The IDEA sets forth procedural safeguards that include providing parents an opportunity "to participate in meetings with respect to the identification, evaluation, and educational placement of the child" (20 U.S.C. § 1415[b][1]).  In addition, federal and State regulations require school districts to take steps to ensure parent participation in CSE meetings, including: notifying the parent prior to the meeting, scheduling the meeting at a mutually agreed upon time and place, and the use of "other methods" such as teleconferencing (34 CFR 300.322[a], [c]; 8 NYCRR 200.5[d][1]).  A district may conduct a CSE meeting without a parent in attendance if it is unable to convince the parents that they should attend; however, in such instances, the district is required to maintain detailed records of its attempts to ensure the parents' involvement and its attempts to arrange a mutually agreed upon time and place for the meeting (34 CFR 300.322[d]; 8 NYCRR 200.5[d][3], [4]).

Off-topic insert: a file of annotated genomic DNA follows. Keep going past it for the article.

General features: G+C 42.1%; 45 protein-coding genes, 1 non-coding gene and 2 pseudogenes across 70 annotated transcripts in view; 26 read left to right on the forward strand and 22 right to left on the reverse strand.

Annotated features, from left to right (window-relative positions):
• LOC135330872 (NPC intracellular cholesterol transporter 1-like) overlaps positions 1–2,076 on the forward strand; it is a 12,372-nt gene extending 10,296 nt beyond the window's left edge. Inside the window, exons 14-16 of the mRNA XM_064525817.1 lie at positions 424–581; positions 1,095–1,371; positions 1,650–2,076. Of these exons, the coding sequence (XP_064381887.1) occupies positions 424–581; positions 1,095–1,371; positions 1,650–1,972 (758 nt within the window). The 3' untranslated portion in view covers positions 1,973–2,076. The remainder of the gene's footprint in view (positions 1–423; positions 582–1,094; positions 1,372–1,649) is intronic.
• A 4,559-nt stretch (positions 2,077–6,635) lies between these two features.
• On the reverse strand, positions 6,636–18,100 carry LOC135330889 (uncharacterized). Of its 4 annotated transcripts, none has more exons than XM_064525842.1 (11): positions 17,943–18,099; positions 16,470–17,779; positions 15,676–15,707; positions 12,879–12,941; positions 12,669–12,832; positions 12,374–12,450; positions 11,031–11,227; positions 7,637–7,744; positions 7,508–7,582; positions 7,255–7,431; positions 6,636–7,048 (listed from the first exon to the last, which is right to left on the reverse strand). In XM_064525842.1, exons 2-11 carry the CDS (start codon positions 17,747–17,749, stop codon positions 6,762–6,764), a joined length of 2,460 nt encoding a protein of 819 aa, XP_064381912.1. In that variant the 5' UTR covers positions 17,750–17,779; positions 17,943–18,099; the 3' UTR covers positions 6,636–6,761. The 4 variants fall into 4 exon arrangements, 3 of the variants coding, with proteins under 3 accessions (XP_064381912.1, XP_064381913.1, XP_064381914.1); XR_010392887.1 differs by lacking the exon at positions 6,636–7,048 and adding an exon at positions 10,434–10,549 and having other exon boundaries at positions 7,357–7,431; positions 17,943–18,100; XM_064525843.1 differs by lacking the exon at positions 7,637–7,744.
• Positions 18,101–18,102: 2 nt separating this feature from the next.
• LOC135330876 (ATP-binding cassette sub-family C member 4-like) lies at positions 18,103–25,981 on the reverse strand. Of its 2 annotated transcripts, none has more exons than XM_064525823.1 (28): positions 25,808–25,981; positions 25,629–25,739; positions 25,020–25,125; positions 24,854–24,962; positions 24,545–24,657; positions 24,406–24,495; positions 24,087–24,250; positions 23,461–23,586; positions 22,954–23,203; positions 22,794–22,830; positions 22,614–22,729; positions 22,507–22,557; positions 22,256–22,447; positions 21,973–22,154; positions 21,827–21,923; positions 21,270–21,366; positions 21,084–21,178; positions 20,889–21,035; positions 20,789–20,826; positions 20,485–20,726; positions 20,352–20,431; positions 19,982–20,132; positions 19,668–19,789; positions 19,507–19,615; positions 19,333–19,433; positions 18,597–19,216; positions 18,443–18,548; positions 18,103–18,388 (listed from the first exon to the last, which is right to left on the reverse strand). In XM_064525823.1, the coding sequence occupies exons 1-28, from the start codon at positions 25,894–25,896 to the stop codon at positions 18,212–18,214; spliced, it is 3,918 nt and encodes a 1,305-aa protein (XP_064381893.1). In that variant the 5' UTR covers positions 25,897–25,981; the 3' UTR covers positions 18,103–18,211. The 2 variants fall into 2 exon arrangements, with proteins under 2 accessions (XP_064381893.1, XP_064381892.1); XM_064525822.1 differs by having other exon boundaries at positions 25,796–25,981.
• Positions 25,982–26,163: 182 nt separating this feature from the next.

The district school psychologist testified that she spoke to the parent on the phone after she had completed the July 2012 psychoeducational evaluation in order to request that the parent provide the district with a copy of the student's report card (Tr. p. 28).  The school psychologist explained that she did not discuss the date of the CSE meeting with the parent because "[t]hat was done by the clerical person" (Tr. p. 29).[12]  The school psychologist further testified that the CSE held the August 2012 CSE meeting without the parent and called the parent toward the end of the meeting (Tr. pp. 31, 53-56).  According to the school psychologist, the student's older sister answered the phone and told the school psychologist that her mother was at work, whereupon the school psychologist requested that the student's sister call the parent and have her call the CSE (id.).  The school psychologist did not speak with the parent at any time during or after the August 2012 CSE meeting (Tr. p. 31).  Additionally, the hearing record does not include any notice of the August 2012 CSE meeting addressed to the parent, or any other documentation indicating that the district made attempts to ensure the parent's participation in the meeting.[13]